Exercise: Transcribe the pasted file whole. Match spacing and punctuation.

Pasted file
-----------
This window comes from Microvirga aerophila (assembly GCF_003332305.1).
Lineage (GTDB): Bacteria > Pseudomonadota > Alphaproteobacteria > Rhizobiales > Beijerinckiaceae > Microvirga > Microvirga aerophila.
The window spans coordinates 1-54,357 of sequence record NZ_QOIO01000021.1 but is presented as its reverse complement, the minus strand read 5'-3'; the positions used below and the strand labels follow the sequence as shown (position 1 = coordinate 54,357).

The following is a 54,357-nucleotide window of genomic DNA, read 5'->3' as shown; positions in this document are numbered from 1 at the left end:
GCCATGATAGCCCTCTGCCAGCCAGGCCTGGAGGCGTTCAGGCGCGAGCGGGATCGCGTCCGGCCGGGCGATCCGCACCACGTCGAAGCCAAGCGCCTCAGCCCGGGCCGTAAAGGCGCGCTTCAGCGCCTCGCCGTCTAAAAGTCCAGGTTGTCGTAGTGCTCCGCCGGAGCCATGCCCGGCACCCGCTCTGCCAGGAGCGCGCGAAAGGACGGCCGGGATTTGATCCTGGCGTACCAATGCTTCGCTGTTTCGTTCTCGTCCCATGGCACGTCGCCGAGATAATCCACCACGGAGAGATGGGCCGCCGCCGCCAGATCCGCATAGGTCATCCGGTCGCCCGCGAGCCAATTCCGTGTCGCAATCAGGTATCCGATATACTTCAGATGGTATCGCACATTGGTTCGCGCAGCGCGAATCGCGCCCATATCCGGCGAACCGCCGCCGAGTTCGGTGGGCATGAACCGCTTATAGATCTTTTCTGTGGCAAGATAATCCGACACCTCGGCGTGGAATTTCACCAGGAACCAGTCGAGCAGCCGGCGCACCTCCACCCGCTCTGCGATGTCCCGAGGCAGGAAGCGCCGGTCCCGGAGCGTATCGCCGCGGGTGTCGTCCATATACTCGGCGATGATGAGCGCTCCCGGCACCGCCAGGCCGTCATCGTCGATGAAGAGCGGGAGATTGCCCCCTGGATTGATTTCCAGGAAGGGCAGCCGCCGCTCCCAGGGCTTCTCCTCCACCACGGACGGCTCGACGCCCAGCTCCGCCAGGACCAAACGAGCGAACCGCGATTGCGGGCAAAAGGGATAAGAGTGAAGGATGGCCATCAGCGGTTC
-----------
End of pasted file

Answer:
This window comes from Microvirga aerophila (assembly GCF_003332305.1).
Lineage (GTDB): Bacteria > Pseudomonadota > Alphaproteobacteria > Rhizobiales > Beijerinckiaceae > Microvirga > Microvirga aerophila.
The window spans coordinates 1-54,357 of sequence record NZ_QOIO01000021.1 but is presented as its reverse complement, the minus strand read 5'-3'; the positions used below and the strand labels follow the sequence as shown (position 1 = coordinate 54,357).

The following is a 54,357-nucleotide window of genomic DNA, read 5'->3' as shown; positions in this document are numbered from 1 at the left end:
GCCATGATAGCCCTCTGCCAGCCAGGCCTGGAGGCGTTCAGGCGCGAGCGGGATCGCGTCCGGCCGGGCGATCCGCACCACGTCGAAGCCAAGCGCCTCAGCCCGGGCCGTAAAGGCGCGCTTCAGCGCCTCGCCGTCTAAAAGTCCAGGTTGTCGTAGTGCTCCGCCGGAGCCATGCCCGGCACCCGCTCTGCCAGGAGCGCGCGAAAGGACGGCCGGGATTTGATCCTGGCGTACCAATGCTTCGCTGTTTCGTTCTCGTCCCATGGCACGTCGCCGAGATAATCCACCACGGAGAGATGGGCCGCCGCCGCCAGATCCGCATAGGTCATCCGGTCGCCCGCGAGCCAATTCCGTGTCGCAATCAGGTATCCGATATACTTCAGATGGTATCGCACATTGGTTCGCGCAGCGCGAATCGCGCCCATATCCGGCGAACCGCCGCCGAGTTCGGTGGGCATGAACCGCTTATAGATCTTTTCTGTGGCAAGATAATCCGACACCTCGGCGTGGAATTTCACCAGGAACCAGTCGAGCAGCCGGCGCACCTCCACCCGCTCTGCGATGTCCCGAGGCAGGAAGCGCCGGTCCCGGAGCGTATCGCCGCGGGTGTCGTCCATATACTCGGCGATGATGAGCGCTCCCGGCACCGCCAGGCCGTCATCGTCGATGAAGAGCGGGAGATTGCCCCCTGGATTGATTTCCAGGAAGGGCAGCCGCCGCTCCCAGGGCTTCTCCTCCACCACGGACGGCTCGACGCCCAGCTCCGCCAGGACCAAACGAGCGAACCGCGATTGCGGGCAAAAGGGATAAGAGTGAAGGATGGCCATCAGCGGTTC